The story says

According to finder.com.au, the number of ATM withdrawals per month has fallen from a high of 73 million in 2010 to just 47 million this year. If the trend continues at the same rate, ATM use will reach zero in three decades.

Now, I can fit a straight line to data. They teach you this in statistics. They often also teach you not to do it with just two points, but whatever
atm-projection

Ok, maybe finder.com.au had more data or more detailed data or something, but the information in the story is all we have, and it doesn’t really support either “2036” or “30 years”

I don’t know how long ATMs will last. And I don’t think finder.com.au does either. But they do know how to get a free mention in the Herald.

December 4, 2017

Compared to what?

From Stuff

Your summer pavlova costs more than 40 per cent more to make this year than it did 10 years ago – and commentators think that trend will continue.

That’s true, but prices now and prices ten years ago are in different currencies, and so shouldn’t just be compared like numbers.

Using the RBNZ inflation calculator, about half the apparent price increase is just currency conversion; a 2007 dollar is worth about 1.2 2017 dollars.

On top of that, incomes have changed over the past ten year. The median annual household income is up about 36%, so if pavlova is less affordable than in 2007 it’s mostly because of something like housing costs, not the price of cream and kiwifruit.

December 1, 2017

Briefly

  • Testing drug sniffer dogs: “The dogs are mainly used to confirm what we already suspect,” says Fulmer. “When the dogs come out, about 99 percent of the time we get an alert. And it’s because we already know what’s in the car; we just need that confirmation to help us out with that.”  At least with the biosecurity beagles at Auckland Airport, there’s no incentive on the handler’s part for false positives.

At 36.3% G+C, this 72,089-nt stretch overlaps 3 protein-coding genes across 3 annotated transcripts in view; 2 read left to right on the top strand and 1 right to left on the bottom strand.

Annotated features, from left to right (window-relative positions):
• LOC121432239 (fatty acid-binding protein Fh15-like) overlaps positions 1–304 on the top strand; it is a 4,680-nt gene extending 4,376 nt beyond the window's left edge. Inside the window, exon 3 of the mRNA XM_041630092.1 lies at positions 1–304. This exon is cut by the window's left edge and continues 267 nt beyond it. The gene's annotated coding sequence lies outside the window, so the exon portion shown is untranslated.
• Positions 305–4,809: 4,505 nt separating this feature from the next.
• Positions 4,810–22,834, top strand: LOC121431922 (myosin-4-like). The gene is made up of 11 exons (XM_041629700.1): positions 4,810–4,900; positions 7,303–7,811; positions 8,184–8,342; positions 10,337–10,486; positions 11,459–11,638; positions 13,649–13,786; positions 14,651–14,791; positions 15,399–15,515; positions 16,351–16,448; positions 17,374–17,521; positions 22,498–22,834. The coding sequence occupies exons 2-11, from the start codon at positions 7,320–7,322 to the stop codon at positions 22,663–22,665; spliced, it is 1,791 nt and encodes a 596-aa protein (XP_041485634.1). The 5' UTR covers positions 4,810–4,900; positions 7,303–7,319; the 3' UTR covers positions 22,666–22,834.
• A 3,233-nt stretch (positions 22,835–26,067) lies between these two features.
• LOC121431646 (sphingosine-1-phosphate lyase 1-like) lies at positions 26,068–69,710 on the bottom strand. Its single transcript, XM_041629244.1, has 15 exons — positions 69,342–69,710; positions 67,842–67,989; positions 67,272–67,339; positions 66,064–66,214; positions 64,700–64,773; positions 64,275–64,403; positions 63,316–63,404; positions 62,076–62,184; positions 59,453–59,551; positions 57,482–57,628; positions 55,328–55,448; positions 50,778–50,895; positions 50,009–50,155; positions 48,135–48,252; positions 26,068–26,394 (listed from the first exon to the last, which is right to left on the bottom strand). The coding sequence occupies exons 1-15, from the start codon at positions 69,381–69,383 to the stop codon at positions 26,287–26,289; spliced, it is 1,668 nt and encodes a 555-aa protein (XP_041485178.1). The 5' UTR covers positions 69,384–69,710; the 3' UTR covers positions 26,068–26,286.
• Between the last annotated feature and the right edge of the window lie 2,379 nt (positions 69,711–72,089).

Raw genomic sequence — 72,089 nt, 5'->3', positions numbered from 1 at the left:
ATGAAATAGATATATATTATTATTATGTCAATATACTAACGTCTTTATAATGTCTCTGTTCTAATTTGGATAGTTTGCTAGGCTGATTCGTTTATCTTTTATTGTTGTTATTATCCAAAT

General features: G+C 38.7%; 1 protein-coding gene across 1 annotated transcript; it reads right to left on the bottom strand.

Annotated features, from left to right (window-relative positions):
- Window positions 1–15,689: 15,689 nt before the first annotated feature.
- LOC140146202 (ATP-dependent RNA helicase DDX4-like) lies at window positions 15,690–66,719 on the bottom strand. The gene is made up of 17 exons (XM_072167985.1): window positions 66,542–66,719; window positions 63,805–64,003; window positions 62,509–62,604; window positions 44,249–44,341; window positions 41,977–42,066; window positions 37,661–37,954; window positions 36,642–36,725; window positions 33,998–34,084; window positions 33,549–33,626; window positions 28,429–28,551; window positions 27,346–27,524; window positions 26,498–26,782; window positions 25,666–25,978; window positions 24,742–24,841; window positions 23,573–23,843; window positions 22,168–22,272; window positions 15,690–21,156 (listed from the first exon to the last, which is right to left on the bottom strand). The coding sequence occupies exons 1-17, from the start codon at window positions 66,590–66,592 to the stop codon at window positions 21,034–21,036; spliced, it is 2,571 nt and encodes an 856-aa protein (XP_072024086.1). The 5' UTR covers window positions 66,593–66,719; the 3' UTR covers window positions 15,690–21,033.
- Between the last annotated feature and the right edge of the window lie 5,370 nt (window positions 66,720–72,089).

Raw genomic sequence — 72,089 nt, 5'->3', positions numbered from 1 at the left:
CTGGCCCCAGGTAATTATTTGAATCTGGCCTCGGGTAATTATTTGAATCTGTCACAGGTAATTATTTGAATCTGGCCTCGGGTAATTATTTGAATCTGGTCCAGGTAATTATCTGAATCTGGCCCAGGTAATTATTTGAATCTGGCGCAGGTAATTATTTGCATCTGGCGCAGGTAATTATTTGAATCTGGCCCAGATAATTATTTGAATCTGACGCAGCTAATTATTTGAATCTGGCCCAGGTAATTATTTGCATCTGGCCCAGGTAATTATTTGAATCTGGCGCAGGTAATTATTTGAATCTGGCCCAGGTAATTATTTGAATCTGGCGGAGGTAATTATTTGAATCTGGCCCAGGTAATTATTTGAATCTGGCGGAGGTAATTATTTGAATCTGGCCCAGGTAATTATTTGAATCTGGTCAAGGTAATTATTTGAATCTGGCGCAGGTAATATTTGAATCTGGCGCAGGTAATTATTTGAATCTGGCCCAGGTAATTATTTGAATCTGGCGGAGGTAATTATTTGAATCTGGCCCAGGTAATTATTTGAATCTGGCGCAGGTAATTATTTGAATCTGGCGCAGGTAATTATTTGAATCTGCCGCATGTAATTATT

• Security researcher Matt Blaze talks to US Congress about voting security: “The most reliable and well-understood method to achieve this is through an approach called risk-limiting audits. In a risk limiting audit, a statistically significant randomized sample of precincts have their paper  ballots manually counted by hand and the results compared with the electronic tally. …The effect of risk-limiting audits is not to eliminate software vulnerabilities, but to ensure that the integrity of the election outcome does not depend on the herculean task of securing every software component in the system.” 
  • The Grattan Institute (in Australian) has a report (PDF) on adverse events in hospitals: Strengthening safety statistics: how to make hospital safety data more useful.  Peter Davis has an opinion piece in the Dominion Post on what NZ could do
  • Statistical population genetics of New York rats: they stick to their neighbourhoods, just like the humans. Sarah Zhang in the Atlantic.
  • ProPublica found that Facebook won’t let you target ads based on race, or even on ethnicity — but it will let you target “African American” under “Behaviors”, sub-category “Multicultural Affinity”.   Facebook said “The rental housing ads purchased by ProPublica should have but did not trigger the extra review and certifications we put in place due to a technical failure.” The last five words of that sentence are interesting — they don’t actually add anything, but they kind of sound like they do.
November 29, 2017

Expensive road is expensive

Under the headline Auckland residents prepared to pay to fix congested road, Bernard Orsman writes about an AA survey of residents of the Devonport peninsula.  There were three options for upgrading Lake Road, costing $10 million, $40 million, or $70 million.  Of the roughly half of respondents who preferred the $70 million proposal, about half (ie, 25% of people) were willing to pay targeted rates, and two-thirds of these (17%) were willing to pay $50 -$200/year.